hereâ€™s your coffee written and illustrated by ISHITA AGGARWAL
The Birth of Coffee
Itâ€™s all about the Beans
Top Four Cultivators
Affogato with Chocolate Cigars
obsession... BECOMING STRONGER EVERYDAY
Coffee lets us step out of the madness of our lives.
Coffee always fascinates me and I love everything about it – the taste, the smell, and also that wonderful feeling of relaxation that a nice cup of coffee can bring. But the more I think about, it dawns on me that coffee is no longer just a type of hot beverage. In other words, when we buy or make coffee, we’re not just making or buying the drink or
the taste itself. Instead we’re buying some good feeling. Yes, drinking good coffee is a nice experience that affords us the opportunity to step out of the madness of our lives and relax! So to me, coffee has become a really important part of my life: it’s a symbol for modern day living. I drink a lot of coffee and I can say that without any shame.
the birth of
coffee FROM ETHIOPIA TO THE WORLD
When you consider coffee’s wonderful journey from cherry to beverage, you have to wonder how coffee was discovered, who discovered it and how it took the form of the drink enjoyed by everyone today. That information is lost to history, unfortunately, though there are stories that may or may not be true. The most popular of these stories involves an Ethiopian goat herder by the name of Kaldi, who lived – at least according to legend – during the 9th century. One day, he noticed his goats dancing energetically after eating bright red berries from a flowering bush. Legend doesn’t go into much detail about precisely what Kaldi did with his observation, but we do know that in those earliest days coffee was more like tea: a concoction made by steeping dried leaves and dried berries from the Coffee Arabica bush in hot water.
Coffee made its way from Ethiopia and the Sudan into Yemen and Arabia, most likely carried by slaves. In Yemen farmers began to cultivate coffee trees. The cultivation and sale of coffee beans from Yemen, through the port of Mocha, was well established by the 1500s. For centuries, coffee has successfully played a far more important role in the world than most people realize. Of course, it’s one of the most popular beverages in disparate cultures, it is also a valued commodity and a central element in the economies of many countries; as the primary agricultural export in dozens of regions across the Equatorial Belt, this epic drink provides a living for millions of people around the world involved in its cultivation, processing and distribution. By 1830, the total world coffee production already amounted to about 2.5 million bags per year.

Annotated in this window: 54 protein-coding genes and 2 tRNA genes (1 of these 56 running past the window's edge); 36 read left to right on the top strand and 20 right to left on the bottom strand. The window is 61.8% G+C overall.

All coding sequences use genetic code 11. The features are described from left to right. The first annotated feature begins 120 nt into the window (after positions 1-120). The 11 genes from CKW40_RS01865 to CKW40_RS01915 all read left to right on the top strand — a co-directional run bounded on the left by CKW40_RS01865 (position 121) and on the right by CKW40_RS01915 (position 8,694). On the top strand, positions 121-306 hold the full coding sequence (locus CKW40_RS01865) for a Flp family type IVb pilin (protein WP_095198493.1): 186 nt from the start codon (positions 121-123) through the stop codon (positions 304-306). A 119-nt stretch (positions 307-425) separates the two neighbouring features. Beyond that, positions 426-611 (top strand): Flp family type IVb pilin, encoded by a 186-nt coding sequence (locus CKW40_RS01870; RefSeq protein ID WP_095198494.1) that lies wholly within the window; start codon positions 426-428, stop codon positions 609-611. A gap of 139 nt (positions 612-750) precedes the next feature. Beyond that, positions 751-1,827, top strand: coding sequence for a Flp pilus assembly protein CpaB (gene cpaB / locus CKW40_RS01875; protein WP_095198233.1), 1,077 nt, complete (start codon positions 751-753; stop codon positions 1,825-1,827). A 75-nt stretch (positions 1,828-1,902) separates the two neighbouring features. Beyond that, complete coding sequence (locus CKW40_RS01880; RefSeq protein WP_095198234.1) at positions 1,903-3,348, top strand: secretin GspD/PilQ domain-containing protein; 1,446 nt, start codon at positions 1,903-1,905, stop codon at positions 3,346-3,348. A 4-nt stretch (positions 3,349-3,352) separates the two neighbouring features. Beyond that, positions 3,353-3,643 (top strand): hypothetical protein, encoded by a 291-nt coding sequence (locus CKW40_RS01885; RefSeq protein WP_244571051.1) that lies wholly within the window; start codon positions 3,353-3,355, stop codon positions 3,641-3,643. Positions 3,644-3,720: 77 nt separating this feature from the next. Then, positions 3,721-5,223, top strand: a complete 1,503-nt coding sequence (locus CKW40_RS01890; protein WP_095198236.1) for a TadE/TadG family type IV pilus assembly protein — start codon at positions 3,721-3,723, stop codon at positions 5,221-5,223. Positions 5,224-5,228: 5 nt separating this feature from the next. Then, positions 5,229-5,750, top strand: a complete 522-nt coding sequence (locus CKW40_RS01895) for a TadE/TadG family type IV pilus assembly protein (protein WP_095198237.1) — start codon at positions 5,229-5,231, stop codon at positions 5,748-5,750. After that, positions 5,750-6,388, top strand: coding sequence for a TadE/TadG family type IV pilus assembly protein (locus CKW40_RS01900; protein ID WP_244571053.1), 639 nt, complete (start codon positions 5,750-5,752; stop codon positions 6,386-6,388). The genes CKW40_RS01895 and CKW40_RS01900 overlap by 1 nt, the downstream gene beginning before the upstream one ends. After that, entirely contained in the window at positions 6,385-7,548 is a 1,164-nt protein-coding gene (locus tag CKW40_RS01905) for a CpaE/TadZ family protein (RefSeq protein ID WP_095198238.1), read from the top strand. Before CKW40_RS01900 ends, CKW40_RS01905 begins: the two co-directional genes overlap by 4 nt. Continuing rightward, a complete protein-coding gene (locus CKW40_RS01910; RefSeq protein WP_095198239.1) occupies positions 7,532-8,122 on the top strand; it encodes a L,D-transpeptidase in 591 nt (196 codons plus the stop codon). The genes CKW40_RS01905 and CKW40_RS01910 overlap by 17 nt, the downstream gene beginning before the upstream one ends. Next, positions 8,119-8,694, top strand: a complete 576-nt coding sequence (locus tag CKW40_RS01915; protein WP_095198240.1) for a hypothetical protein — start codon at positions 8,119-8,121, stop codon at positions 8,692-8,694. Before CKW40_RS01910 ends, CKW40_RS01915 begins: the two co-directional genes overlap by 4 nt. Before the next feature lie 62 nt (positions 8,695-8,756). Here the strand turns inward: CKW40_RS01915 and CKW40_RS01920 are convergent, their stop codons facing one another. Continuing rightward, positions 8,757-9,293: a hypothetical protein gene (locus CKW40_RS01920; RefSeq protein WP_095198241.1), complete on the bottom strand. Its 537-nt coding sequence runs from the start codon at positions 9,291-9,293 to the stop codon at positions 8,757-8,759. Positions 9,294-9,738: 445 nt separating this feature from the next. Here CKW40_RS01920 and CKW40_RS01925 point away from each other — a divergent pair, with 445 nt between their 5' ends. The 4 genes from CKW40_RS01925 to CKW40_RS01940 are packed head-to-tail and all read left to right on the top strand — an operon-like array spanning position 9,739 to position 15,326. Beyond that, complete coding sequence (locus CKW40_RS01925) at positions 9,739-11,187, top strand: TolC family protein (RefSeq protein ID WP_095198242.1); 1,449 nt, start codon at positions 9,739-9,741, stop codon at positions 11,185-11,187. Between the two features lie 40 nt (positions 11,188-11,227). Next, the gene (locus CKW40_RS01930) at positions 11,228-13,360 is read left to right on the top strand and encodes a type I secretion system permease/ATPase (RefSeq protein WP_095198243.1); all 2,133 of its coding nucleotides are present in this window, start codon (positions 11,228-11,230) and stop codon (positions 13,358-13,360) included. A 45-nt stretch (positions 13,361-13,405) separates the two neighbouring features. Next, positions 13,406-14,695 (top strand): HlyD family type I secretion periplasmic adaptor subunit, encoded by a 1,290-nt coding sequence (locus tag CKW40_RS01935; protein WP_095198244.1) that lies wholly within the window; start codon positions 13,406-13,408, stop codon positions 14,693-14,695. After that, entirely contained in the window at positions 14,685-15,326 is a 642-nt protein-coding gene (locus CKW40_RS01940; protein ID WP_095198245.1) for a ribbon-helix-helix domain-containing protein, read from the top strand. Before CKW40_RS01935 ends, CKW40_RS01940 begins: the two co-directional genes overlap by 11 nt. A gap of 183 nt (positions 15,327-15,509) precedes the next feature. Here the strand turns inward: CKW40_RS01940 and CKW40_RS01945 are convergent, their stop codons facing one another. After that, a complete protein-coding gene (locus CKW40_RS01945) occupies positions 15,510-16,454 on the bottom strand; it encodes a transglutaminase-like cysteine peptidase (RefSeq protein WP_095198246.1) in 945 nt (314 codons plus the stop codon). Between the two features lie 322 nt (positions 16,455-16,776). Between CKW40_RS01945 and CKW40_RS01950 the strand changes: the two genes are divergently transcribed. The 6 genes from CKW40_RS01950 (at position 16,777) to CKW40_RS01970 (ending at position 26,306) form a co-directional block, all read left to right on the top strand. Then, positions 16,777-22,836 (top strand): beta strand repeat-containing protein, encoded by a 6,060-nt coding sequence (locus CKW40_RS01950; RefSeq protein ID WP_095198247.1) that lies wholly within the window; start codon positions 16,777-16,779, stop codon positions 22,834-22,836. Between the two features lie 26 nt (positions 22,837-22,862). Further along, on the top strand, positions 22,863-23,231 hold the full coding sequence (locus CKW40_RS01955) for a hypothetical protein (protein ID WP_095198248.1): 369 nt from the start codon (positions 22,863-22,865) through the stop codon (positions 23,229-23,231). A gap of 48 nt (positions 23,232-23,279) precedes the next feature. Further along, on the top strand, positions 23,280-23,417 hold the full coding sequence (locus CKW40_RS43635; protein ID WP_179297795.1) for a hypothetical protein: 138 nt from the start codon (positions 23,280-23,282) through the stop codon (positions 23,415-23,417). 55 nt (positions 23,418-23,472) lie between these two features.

COFFEE is the Seed
of a Cherry
The coffee tree grows fruit referred as “cherry.” Coffee beans are actually the pit of that cherry. When the cherries are dark red, they’re ready to be harvested. The cherries are either picked by hand or by a machine, and then the pit or green coffee bean is separated from the fruit and dried before they are shipped for roasting. and selling.
it’s all about the beans AND THEIR JOURNEY BEFORE THEY REACH YOUR CUP
A coffee bean is a seed of the coffee plant and the source for coffee. It is the pit inside the red or purple fruit often referred to as a cherry. Just like ordinary cherries, the coffee fruit is also a so-called stone fruit. Even though the coffee beans are seeds, they are referred to as “beans” because of their resemblance to true beans. The fruits – coffee cherries or coffee berries – most commonly contain two stones with their flat sides together.
The two most important varieties of coffee plant are the Arabica and the Robusta; 60% of the coffee produced worldwide is Arabica and 40% is Robusta. Arabica beans consist of 0.8–1.4% caffeine and Robusta beans consist of 1.7–4% caffeine. Once roasted, pretty much all coffee beans look the same. But did you know that there are actually dozens of different varieties of coffee beans?
Robusta and Arabica differ in taste, price and condition of growing.
When it comes to your daily cup, though, there are really only two that matter: Arabica and Robusta. These are the two primary types of coffee cultivated for drinking. The two varieties differ in taste, growing conditions, price. Arabica beans tend to have a sweeter, softer taste, with tones of sugar, fruit, and berries. Also, their acidity is higher, with that winey taste. Robusta, however, has a stronger, harsher taste, with a grain-like overtone and
peanutty aftertaste. They contain twice as much caffeine as Arabica beans, and they are generally considered to be of inferior quality compared to Arabica. Some Robustas, however, are of high quality and valued especially in espressos for their amazingly deep flavor and good crema. Robustas, however, are easier to grow. They can grow at lower altitudes than Arabicas, and they are less vulnerable to pests and weather conditions. They produce fruit much more quickly than the Arabicas, which need several years to come to maturity, and Robusta yield more crop per tree. Robusta is grown exclusively in the Eastern Hemisphere, primarily in Africa and Indonesia. Arabica is also grown in Africa and Papua New Two methods are primarily used to process